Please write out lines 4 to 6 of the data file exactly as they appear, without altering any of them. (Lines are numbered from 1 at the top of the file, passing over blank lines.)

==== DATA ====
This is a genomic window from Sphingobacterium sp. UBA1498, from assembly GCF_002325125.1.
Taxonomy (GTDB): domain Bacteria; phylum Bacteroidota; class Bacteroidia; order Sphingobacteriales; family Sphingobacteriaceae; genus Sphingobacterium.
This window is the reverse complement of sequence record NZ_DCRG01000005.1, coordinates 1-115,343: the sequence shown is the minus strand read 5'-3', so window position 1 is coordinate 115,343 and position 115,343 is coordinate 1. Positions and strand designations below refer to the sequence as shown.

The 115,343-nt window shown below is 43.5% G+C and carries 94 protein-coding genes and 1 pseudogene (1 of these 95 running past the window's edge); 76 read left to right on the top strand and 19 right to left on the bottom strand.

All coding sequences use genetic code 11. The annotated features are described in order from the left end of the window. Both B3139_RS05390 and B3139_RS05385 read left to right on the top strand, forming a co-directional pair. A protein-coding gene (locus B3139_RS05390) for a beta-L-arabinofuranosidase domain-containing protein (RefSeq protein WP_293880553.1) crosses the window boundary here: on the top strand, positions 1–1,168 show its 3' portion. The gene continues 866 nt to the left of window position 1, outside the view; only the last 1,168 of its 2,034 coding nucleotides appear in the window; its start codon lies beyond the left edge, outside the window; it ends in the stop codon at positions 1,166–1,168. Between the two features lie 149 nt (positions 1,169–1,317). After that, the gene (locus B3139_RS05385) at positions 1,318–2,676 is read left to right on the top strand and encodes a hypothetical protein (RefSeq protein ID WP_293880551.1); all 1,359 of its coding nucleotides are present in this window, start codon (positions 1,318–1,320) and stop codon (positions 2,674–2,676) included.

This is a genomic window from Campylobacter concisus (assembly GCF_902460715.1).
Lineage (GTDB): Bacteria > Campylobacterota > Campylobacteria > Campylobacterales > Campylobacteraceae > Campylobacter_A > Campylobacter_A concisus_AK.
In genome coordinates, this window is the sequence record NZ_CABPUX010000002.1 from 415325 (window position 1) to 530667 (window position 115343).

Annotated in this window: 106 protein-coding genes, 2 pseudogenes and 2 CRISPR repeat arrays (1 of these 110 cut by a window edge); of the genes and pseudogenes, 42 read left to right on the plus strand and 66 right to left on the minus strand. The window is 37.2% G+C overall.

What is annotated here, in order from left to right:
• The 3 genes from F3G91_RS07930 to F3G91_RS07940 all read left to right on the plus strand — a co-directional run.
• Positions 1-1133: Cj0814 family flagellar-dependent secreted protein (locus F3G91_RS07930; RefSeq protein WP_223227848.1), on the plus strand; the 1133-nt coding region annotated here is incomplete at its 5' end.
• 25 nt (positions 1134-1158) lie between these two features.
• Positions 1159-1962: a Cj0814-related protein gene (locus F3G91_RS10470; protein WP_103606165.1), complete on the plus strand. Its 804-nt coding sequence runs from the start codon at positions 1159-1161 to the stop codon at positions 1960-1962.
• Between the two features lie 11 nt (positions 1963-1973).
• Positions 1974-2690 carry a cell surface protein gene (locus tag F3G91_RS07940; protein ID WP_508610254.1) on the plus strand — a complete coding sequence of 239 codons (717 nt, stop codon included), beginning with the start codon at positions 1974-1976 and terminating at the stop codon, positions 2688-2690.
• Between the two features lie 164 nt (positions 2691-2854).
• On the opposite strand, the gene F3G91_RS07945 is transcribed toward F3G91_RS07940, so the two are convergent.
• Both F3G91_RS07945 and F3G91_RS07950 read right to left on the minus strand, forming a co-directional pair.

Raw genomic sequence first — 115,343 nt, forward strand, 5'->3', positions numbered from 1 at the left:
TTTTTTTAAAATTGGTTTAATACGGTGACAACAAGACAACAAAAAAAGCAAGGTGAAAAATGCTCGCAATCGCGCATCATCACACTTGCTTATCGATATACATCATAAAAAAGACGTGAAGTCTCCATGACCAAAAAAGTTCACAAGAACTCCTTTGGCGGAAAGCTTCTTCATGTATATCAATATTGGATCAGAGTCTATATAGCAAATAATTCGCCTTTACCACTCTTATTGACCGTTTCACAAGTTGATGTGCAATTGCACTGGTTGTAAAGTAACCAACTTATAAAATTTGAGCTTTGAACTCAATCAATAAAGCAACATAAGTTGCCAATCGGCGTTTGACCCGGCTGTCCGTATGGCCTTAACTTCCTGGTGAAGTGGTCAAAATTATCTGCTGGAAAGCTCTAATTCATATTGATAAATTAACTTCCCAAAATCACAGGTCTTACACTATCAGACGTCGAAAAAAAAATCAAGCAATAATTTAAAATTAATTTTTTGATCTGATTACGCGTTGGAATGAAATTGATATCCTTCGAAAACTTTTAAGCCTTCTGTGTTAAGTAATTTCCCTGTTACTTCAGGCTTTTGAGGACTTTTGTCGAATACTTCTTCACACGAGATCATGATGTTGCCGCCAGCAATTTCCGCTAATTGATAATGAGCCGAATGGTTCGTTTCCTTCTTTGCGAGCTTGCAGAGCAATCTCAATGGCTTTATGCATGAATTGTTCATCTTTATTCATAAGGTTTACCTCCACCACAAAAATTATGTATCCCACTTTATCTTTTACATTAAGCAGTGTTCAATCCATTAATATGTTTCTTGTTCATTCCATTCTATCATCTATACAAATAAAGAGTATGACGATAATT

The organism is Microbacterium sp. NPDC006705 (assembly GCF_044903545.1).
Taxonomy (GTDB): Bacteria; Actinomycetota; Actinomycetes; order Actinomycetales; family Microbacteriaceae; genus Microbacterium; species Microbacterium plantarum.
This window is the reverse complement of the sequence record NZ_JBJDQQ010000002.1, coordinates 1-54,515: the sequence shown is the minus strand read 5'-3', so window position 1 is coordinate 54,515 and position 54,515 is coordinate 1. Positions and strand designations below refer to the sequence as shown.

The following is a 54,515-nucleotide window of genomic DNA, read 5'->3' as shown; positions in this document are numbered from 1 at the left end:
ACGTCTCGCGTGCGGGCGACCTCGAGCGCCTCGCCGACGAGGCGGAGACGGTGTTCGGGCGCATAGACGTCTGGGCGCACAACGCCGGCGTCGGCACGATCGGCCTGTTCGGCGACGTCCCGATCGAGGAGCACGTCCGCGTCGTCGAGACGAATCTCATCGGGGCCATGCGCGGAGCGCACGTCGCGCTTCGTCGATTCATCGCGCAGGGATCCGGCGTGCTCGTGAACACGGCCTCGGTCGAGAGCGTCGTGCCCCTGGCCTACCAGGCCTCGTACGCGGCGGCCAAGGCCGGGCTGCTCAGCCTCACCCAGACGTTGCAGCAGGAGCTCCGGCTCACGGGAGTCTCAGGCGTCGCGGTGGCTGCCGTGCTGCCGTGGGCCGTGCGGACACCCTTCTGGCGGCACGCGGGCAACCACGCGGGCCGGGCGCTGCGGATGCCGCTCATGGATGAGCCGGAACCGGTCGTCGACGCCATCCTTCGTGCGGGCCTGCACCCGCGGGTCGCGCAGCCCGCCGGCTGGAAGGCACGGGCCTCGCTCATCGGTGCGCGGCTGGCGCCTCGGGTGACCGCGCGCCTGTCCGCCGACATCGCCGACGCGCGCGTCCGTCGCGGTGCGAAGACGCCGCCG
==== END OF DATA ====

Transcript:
The 115,343-nt window shown below is 43.5% G+C and carries 94 protein-coding genes and 1 pseudogene (1 of these 95 running past the window's edge); 76 read left to right on the top strand and 19 right to left on the bottom strand.

All coding sequences use genetic code 11. The annotated features are described in order from the left end of the window. Both B3139_RS05390 and B3139_RS05385 read left to right on the top strand, forming a co-directional pair. A protein-coding gene (locus B3139_RS05390) for a beta-L-arabinofuranosidase domain-containing protein (RefSeq protein WP_293880553.1) crosses the window boundary here: on the top strand, positions 1–1,168 show its 3' portion. The gene continues 866 nt to the left of window position 1, outside the view; only the last 1,168 of its 2,034 coding nucleotides appear in the window; its start codon lies beyond the left edge, outside the window; it ends in the stop codon at positions 1,166–1,168. Between the two features lie 149 nt (positions 1,169–1,317). After that, the gene (locus B3139_RS05385) at positions 1,318–2,676 is read left to right on the top strand and encodes a hypothetical protein (RefSeq protein ID WP_293880551.1); all 1,359 of its coding nucleotides are present in this window, start codon (positions 1,318–1,320) and stop codon (positions 2,674–2,676) included.

This is a genomic window from Campylobacter concisus (assembly GCF_902460715.1).